Let me start off by saying I am a huge Michael Vick fan… This guy is a true football player trapped in a quarterback's body…
The guy loves the game, and loves the contact…and he's gifted with a left arm that could have served Steve Carlton or Sandy Koufax quite well.
Vick's first two games this year were promising, helping Chip Kelly to his first NFL win in Week 1 against Washington before losing a shootout with Philip Rivers in Week 2 at home against San Diego.
Vick hit a snag in a 26-16 home loss to Kansas City last Thursday, completing 13 of 30 attempts for 201 yards and a touchdown with his first two interceptions of the year.
The Broncos' defense, though, showed some holes against a far less proven quarterback in Week 3, yielding 281 yards and a touchdown on 28 attempts by Oakland's Terrelle Pryor.
"We probably played a little bit loose," cornerback Chris Harris said. "I'm not giving excuses. They made plays. A lot of things happened when he scrambled. We have another scrambling quarterback this week. That's something we need to improve on."
Funny how turning points work out in an NFL season… The Eagles are at a crossroads in Denver before a national TV audience, and up against arguably one of the greatest tactical QB's of all time in Peyton Manning…
But Mike Vick's own personal turning point may be the real difference.
At age 33, Vick is running out of time and opportunity to prove he can match up with the so-called "elite quarterback" in a showdown game.
Yes, it's still early, and not exactly a playoff-pressure atmosphere in this one… yet.
But if ever there was the perfect confluence of timing and events for Vick to step up and show he can play great in a game in which most expect Peyton Manning will be the real difference…well, that time is now.
It's a tremendous opportunity for Vick to re-establish his brand.
I think he can do it. I think he thinks he can do it. The key is optimizing his field vision. He's been around the block long enough now that either he improves and develops his field vision— or he doesn't.
He's not that far off from NFL QB excellence. It's just those occasional lapses of vision or feel for what's going on around him. So much responsibility for the offense is thrust upon the QB's shoulders in a Chip Kelly system, it is almost impossible for Vick or anyone else to play an error-free game. However, there are certain errors of omission that can and must be transcended by Vick at this stage in his career.
I don't knock the physical errors— they're a part of the game which are the result of both sides of the ball trying to win and make plays and maybe overextend themselves in an effort to get ahead.
Yet there are "vision" errors or "reading" mistakes which a veteran QB has to eliminate if his team is expected to compete to the end with a talented and motivated opponent like Denver.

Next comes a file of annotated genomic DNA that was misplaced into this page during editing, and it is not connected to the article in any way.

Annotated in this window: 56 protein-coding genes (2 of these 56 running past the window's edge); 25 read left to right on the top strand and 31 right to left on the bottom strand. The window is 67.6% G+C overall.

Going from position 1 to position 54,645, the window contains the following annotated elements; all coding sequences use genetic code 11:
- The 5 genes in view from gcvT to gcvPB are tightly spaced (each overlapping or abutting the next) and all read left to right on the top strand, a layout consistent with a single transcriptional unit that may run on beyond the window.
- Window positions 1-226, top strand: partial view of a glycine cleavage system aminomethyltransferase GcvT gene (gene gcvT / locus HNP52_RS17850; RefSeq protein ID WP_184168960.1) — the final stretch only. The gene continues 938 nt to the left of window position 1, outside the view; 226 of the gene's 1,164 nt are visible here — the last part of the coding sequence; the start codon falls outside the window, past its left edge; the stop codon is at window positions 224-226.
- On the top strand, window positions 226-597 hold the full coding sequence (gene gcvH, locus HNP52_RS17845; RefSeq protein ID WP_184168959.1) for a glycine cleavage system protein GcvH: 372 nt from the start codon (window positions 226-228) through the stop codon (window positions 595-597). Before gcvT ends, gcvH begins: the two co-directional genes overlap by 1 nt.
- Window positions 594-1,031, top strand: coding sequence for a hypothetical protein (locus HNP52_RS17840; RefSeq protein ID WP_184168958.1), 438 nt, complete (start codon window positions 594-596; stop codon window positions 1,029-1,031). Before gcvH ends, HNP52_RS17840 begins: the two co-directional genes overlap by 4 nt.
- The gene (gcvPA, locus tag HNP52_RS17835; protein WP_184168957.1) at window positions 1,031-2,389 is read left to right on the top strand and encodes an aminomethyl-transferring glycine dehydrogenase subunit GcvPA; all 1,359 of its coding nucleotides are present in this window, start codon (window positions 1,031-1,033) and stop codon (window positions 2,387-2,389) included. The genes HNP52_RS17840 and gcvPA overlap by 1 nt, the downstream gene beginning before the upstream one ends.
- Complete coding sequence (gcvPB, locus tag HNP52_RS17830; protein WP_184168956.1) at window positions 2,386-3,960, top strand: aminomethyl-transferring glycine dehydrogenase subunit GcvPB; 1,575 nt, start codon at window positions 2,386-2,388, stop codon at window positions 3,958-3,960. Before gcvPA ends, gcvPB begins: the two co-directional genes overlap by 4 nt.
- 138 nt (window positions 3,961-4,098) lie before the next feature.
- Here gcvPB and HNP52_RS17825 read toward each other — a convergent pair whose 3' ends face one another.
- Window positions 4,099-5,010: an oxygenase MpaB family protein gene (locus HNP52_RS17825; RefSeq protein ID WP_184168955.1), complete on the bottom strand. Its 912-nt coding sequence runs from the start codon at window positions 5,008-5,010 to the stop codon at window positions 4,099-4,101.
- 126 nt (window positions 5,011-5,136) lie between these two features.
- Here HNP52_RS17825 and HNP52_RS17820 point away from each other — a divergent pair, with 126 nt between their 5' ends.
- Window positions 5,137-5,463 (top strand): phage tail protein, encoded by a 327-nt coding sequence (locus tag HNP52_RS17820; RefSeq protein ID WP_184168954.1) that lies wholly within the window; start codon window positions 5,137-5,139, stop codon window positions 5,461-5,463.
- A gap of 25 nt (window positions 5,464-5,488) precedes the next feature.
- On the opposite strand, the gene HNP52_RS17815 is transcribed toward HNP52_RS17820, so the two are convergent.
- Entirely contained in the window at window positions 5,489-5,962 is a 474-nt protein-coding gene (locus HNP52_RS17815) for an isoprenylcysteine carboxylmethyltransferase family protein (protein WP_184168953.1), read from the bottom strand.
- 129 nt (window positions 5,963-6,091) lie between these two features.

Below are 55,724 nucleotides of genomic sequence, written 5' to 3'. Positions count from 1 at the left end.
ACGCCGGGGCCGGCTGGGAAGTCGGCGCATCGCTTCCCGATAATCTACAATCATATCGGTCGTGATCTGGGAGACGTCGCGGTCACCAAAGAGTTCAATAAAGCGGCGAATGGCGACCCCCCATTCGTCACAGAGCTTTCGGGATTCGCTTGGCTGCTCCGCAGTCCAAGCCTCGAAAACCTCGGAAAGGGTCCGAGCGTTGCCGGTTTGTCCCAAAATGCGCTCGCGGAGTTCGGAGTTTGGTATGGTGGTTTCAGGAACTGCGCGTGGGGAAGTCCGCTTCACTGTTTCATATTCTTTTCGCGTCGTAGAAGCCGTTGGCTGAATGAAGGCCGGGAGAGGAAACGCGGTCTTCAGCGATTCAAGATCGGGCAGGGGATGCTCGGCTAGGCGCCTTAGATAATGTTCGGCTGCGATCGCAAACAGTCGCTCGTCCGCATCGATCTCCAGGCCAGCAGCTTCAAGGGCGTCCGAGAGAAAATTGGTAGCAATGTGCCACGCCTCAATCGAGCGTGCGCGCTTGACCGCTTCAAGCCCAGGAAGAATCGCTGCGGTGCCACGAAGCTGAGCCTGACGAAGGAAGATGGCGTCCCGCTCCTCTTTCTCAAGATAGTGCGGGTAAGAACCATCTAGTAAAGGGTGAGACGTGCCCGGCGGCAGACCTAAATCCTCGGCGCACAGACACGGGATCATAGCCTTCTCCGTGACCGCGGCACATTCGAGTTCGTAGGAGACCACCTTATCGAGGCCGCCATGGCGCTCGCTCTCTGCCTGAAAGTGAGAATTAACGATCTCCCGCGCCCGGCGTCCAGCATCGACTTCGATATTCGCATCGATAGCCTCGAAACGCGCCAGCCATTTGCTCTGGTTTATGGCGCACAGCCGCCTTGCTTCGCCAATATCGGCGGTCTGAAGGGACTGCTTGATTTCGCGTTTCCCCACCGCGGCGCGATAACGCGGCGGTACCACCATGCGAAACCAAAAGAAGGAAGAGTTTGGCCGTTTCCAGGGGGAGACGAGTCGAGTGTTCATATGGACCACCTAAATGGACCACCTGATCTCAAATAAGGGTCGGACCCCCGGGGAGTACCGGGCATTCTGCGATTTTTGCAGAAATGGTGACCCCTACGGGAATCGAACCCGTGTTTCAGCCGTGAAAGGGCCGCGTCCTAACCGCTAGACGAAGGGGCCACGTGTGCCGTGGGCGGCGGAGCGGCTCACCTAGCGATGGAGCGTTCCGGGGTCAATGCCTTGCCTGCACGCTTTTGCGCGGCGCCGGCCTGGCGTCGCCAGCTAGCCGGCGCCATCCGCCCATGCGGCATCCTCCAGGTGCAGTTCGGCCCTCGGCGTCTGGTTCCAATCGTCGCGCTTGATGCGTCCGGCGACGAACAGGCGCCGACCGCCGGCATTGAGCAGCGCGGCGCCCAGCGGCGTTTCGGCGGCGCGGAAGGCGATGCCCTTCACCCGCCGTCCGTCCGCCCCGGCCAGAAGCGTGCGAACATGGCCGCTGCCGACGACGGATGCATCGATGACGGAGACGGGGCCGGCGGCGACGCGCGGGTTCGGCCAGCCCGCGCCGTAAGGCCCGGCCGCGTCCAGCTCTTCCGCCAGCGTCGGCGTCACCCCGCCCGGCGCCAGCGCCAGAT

A couple of things that Vick did against Kansas City must not happen again in Denver.
Nick Fierro, the Juniata College (Centennial Conference) ex-football player who now writes for the Allentown Morning Call, has been taking video-study lessons from Jimmy Kempski, who had been getting paid by Fierro's newspaper to do video analyses of the Eagles in daily columns for a while, but then jumped to SBNATION and other venues for bigger money.
Well, Fierro picked up right where Kempski left off.
Fierro pinpoints the biggest flaw in Mike Vick's professional field-vision going into this game in Denver:
On this first-quarter play, left guard Evan Mathis winds up one-on-one with nose tackle Dontari (Don't call me Edgar Allan) Poe.
But Poe gets around Mathis' left side, which is key, because it forces Vick to scramble toward the collapsing wall to the right.
And we all know now that when Vick is forced to his right, he's a mere mortal, and prone to awkward mistakes. He actually sacks himself on this play when he trips over the feet of right guard Todd Herremans, but linebacker Justin Houston gets credit for bringing him down. None of this would have happened, though, if Mathis had held the block a little longer or even allowed Poe to come around his right side instead of his left. That would have sent Vick into a sprint toward the left sideline and he could still be running now.
This can be the most dynamic Eagles offense ever. But in tight games, mistakes like these will prove costly every time.
Now you could blame this mis-play on Mathis or on Dontari Poe's great leverage, but the fact is Vick could have seen (or felt) the break-down in time to adjust to his left side and worst-case buy time on the left side or thrown the ball away to the left… Instead, he tempted fate by rushing to the exact spot on the field which Kansas City had designed as his right-side trap.
I know Vick is smart enough to know he can make better decisions under pressure than this example has shown. I also know he is reluctant to give up on a play, and tends to see an open lane or opportunity sometimes when it has long since collapsed on him.
It's a fine line between valor and discretion. The closer Vick comes to consistently seeing that line under the pressure of battle, the bigger and better plays he will make without having to sacrifice his own body for the cause.
It's a game of vision as well as strength and speed. Perhaps nobody sees the game board developing before him like Peyton Manning. This is certainly Mike Vick's chance to prove he can see the game board too.